If you get tired of walking, the John Hunt Morgan Heritage Trail can take you through a driving tour that follows the same path as Confederate General John Hunt Morgan and his raiders.
The history of Corydon fades into the present before you know it. As you head down Chestnut Street from main, you will wander into Butt’s Drugstore for a soda fountain with homemade ice cream and candy that looks like it belongs in the 1950s. It actually was built in 1952, by pharmacist William (Blackie) Butt, whose granddaughter still runs the store.
In between the clash of the centuries, there’s Frederick’s Café, a delightful restaurant with good Southern cooking (arrive early if you want Debi Frederick’s biscuits and sausage gravy, because they always run out) and an oatmeal pie you won’t find anywhere else in Indiana.
The dining experience is close at Magdalena’s Restaurant & Cafe, where the honey-topped rolls share a menu with such opposite items as Thai Peanut Pasta and Rhubarb Pie.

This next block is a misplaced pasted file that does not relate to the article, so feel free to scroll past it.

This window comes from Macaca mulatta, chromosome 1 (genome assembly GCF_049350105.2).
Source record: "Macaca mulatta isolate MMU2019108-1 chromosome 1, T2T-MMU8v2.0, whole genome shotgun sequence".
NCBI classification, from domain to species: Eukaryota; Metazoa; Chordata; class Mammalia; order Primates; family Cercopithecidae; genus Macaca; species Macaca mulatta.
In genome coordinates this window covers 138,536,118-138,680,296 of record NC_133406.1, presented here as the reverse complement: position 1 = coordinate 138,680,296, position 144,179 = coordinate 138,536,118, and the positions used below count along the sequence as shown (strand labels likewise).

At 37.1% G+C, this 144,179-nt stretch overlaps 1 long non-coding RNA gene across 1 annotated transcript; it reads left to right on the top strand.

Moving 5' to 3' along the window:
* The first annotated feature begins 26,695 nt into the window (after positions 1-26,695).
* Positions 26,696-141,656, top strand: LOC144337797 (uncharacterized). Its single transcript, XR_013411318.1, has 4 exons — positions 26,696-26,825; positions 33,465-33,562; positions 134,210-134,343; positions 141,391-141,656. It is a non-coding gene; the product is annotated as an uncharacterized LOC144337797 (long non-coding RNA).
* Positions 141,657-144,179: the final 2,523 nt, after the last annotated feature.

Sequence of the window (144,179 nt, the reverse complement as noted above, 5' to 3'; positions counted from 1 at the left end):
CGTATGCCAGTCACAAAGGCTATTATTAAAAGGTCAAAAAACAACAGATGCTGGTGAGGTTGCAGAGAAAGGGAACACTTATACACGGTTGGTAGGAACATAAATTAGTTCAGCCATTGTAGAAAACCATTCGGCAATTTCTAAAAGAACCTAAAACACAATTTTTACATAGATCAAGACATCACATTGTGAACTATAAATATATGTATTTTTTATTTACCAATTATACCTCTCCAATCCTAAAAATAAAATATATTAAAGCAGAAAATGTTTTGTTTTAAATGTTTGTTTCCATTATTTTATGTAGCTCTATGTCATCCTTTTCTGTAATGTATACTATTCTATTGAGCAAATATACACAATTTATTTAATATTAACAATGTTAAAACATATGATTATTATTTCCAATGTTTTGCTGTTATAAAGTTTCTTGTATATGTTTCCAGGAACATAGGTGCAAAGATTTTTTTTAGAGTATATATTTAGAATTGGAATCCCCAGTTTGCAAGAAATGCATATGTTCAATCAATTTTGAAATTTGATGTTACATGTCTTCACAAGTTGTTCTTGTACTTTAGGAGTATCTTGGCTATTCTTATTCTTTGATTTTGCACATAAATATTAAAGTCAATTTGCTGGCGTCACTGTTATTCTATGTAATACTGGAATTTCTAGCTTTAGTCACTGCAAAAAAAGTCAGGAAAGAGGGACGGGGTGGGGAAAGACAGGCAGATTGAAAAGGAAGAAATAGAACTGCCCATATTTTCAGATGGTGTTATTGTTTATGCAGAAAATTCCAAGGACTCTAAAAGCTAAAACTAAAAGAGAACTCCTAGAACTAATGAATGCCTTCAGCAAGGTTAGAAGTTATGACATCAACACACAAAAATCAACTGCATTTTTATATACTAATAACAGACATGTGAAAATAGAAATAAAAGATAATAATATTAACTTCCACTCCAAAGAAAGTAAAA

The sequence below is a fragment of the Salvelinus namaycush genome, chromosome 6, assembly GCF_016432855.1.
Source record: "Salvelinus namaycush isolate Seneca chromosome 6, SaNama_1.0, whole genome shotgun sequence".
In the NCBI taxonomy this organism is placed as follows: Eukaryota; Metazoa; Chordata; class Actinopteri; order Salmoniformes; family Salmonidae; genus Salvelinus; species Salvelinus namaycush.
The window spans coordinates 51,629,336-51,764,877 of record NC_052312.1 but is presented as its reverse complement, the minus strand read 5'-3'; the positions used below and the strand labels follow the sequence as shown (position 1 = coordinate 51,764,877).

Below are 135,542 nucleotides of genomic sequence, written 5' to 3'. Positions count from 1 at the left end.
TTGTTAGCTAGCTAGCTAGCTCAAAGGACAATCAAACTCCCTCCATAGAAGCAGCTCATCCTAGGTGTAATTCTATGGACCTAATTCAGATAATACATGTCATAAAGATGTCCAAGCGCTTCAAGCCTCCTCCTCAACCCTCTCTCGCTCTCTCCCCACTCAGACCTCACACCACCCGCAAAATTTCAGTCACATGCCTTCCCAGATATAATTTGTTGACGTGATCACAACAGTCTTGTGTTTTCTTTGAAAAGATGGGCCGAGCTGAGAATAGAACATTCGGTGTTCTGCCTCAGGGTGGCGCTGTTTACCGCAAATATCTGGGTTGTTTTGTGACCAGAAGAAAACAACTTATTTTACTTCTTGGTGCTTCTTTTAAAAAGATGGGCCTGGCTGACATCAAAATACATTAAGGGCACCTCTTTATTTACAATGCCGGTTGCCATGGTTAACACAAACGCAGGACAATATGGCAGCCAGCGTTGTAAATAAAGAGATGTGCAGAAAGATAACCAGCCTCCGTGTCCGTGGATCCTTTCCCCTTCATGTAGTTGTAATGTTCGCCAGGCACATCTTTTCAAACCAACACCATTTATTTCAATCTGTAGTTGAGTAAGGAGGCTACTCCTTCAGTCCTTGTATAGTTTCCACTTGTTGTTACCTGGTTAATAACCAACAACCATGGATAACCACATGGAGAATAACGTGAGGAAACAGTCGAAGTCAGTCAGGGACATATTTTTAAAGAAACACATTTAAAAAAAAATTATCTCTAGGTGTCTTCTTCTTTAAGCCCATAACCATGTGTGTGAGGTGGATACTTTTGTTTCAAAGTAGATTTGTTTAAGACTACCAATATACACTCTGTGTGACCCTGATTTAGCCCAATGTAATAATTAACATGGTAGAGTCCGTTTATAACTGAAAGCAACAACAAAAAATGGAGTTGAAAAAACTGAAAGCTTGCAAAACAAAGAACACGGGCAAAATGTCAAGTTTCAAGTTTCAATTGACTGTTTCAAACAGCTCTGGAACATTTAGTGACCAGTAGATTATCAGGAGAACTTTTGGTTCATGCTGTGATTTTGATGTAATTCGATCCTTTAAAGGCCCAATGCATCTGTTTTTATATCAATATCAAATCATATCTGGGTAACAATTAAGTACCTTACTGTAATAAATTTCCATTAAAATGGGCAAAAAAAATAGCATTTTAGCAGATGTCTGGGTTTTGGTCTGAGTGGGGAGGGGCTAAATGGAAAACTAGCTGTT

Caves, Canoes, and Kayaks
Corydon is just the start of Harrison County because yet two more worlds are nearby. The first is an adventure as it’s about a half hour drive to Marengo Caves and Cave Country Canoes. The two entities share the same property, yet offer different experiences of their own.
The Caves are a national landmark, and they run deep and beautiful, with unique formations that change in color. (Just dress warm – the cave temperature is in the 50s even in the height of the summer.)
Its entrance was man-made in 1910 after two kids discovered the site while exploring and the tours navigate you through every nook. It is a favorite of local school groups who enjoy the “cave simulator” that allows them to crawl through a cave-like maze. Gemstone mining is also a popular attraction for kids of all ages to pan for treasures.